Tales from the Darkside Episode 77: Seymourlama

General Information

Director: Bruce Dolin

Writers: Harvey Jacobs and Donald Wollner

Cast: Divine, J.D. Roth, Kathleen Doyle, David Gale, Cathy Lipinski, and Paul Sparer

Composer: Michael Gibbs

Air Date: 11/15/1987

 

Overview

On a cold winter evening, Henry and Ellen Strand (David Gale and Kathleen Doyle) are visited by Ambassador Chia Fung (Divine) and Madame Wu (Cathy Lipinski)—representativesTales from the Darkside Seymourlama of a small Himalayan country known as Lo Pu. Curious about the intentions of both guests, Henry and Ellen discover that their son Seymour (J.D. Roth) has been chosen as the new lama of Lo Pu—with an ironic twist.

“Seymourlama” is an abysmal entry of Tales from the Darkside. Specifically, this episode deserves criticism for its idiotic humor, juvenile characters, and lack of horror/sci-fi themes.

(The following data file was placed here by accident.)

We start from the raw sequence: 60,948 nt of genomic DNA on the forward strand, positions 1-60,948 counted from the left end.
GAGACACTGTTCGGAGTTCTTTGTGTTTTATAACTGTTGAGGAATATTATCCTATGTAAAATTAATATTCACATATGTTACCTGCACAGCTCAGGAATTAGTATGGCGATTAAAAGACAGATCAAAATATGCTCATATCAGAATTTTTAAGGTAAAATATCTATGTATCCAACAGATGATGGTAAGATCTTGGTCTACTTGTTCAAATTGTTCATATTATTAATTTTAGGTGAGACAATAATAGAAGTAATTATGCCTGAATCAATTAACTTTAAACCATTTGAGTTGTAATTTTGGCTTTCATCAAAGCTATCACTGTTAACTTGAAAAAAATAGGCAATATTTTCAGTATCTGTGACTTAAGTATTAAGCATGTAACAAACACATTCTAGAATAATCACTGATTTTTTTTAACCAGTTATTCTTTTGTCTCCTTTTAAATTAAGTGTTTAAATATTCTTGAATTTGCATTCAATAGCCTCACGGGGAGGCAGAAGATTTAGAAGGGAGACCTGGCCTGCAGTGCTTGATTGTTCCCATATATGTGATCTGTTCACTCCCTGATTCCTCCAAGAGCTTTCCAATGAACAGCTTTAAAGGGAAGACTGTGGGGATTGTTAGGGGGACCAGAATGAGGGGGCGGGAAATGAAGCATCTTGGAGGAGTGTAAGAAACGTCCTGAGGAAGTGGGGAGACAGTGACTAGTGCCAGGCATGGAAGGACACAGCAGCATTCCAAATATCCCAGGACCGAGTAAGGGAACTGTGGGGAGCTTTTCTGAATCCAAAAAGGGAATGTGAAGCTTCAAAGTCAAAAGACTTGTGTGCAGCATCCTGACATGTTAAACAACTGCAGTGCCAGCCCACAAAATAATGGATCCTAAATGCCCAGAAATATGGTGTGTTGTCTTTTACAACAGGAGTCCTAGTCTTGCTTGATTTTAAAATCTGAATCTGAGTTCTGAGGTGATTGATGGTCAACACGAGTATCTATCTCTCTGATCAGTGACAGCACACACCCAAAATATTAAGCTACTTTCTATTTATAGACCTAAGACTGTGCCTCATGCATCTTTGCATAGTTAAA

Pros

None.

 

Cons

Viewers may struggle to relate with the Strand family, the dysfunctional relationships of whom often border on the obnoxious. Especially annoying are the personality conflicts of Henry—a dimwitted sports enthusiast portrayed by David GaleTales from the Darkside Seymourlama of Re-Animator—and his geek son Seymour, who, in an act of malicious spite, orders a female servant to devour one of the most valued baseball cards in Henry’s collection.

In addition to its grating character antics, “Seymourlama” relies on ethnic and religious stereotypes of Eastern culture for comedic impact—an aspect that may offend audiences of a sensitive nature.

 

Analysis

Though mostly devoid of intellectual merit, “Seymourlama” offers a thought-provoking statement (albeit perhaps unintentionally) on how the majority of people—evenTales from the Darkside Seymourlama those of a soft or unassuming temperament—tend toward abusive behavior when granted power over others.

 

Concluding Comments

Combining silly dialogue with a one-note premise, “Seymourlama” may fail to resonate with comedy buffs and serious horror fans alike. Worth noting in particular are the unlikable traits of each character, which, despite the efforts of a talented cast, result in a cringe-inducing outcome.

 

Overall Quality: 1/10

 

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